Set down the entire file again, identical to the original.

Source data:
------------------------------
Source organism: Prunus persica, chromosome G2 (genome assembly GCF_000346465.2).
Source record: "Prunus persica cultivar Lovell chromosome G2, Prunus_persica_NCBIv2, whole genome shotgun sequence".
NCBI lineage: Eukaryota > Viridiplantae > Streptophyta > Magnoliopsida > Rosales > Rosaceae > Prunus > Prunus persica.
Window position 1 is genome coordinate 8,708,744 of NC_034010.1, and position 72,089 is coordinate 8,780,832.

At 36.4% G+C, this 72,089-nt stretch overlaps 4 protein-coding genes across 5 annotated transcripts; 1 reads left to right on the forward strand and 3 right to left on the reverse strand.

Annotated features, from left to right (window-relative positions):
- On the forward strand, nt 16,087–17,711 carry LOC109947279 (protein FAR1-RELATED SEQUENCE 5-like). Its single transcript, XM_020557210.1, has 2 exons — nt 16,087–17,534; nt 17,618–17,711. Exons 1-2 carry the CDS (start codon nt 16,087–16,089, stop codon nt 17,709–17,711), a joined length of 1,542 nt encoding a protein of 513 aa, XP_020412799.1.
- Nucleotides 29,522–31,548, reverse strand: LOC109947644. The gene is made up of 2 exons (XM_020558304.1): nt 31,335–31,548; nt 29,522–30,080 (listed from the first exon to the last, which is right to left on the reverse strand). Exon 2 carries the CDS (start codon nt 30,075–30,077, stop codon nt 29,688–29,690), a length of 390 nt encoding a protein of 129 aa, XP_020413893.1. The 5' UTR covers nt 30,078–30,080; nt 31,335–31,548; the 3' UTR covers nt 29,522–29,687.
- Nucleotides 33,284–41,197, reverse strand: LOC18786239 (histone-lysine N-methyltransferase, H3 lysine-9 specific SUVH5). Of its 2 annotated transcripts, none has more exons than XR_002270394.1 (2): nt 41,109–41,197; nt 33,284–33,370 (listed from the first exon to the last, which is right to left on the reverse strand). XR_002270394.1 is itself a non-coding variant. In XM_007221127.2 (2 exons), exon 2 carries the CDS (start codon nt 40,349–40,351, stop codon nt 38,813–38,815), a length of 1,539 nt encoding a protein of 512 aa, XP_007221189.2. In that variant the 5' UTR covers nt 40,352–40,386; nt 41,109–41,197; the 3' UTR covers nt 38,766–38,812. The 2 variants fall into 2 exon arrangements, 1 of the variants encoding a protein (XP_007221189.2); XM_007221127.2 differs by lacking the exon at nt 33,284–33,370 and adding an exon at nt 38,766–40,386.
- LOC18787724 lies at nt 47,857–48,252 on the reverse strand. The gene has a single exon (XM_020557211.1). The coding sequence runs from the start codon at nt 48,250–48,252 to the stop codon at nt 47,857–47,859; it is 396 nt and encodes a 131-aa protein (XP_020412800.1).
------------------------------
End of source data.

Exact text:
Source organism: Prunus persica, chromosome G2 (genome assembly GCF_000346465.2).
Source record: "Prunus persica cultivar Lovell chromosome G2, Prunus_persica_NCBIv2, whole genome shotgun sequence".
NCBI lineage: Eukaryota > Viridiplantae > Streptophyta > Magnoliopsida > Rosales > Rosaceae > Prunus > Prunus persica.
Window position 1 is genome coordinate 8,708,744 of NC_034010.1, and position 72,089 is coordinate 8,780,832.

At 36.4% G+C, this 72,089-nt stretch overlaps 4 protein-coding genes across 5 annotated transcripts; 1 reads left to right on the forward strand and 3 right to left on the reverse strand.

Annotated features, from left to right (window-relative positions):
- On the forward strand, nt 16,087–17,711 carry LOC109947279 (protein FAR1-RELATED SEQUENCE 5-like). Its single transcript, XM_020557210.1, has 2 exons — nt 16,087–17,534; nt 17,618–17,711. Exons 1-2 carry the CDS (start codon nt 16,087–16,089, stop codon nt 17,709–17,711), a joined length of 1,542 nt encoding a protein of 513 aa, XP_020412799.1.
- Nucleotides 29,522–31,548, reverse strand: LOC109947644. The gene is made up of 2 exons (XM_020558304.1): nt 31,335–31,548; nt 29,522–30,080 (listed from the first exon to the last, which is right to left on the reverse strand). Exon 2 carries the CDS (start codon nt 30,075–30,077, stop codon nt 29,688–29,690), a length of 390 nt encoding a protein of 129 aa, XP_020413893.1. The 5' UTR covers nt 30,078–30,080; nt 31,335–31,548; the 3' UTR covers nt 29,522–29,687.
- Nucleotides 33,284–41,197, reverse strand: LOC18786239 (histone-lysine N-methyltransferase, H3 lysine-9 specific SUVH5). Of its 2 annotated transcripts, none has more exons than XR_002270394.1 (2): nt 41,109–41,197; nt 33,284–33,370 (listed from the first exon to the last, which is right to left on the reverse strand). XR_002270394.1 is itself a non-coding variant. In XM_007221127.2 (2 exons), exon 2 carries the CDS (start codon nt 40,349–40,351, stop codon nt 38,813–38,815), a length of 1,539 nt encoding a protein of 512 aa, XP_007221189.2. In that variant the 5' UTR covers nt 40,352–40,386; nt 41,109–41,197; the 3' UTR covers nt 38,766–38,812. The 2 variants fall into 2 exon arrangements, 1 of the variants encoding a protein (XP_007221189.2); XM_007221127.2 differs by lacking the exon at nt 33,284–33,370 and adding an exon at nt 38,766–40,386.
- LOC18787724 lies at nt 47,857–48,252 on the reverse strand. The gene has a single exon (XM_020557211.1). The coding sequence runs from the start codon at nt 48,250–48,252 to the stop codon at nt 47,857–47,859; it is 396 nt and encodes a 131-aa protein (XP_020412800.1).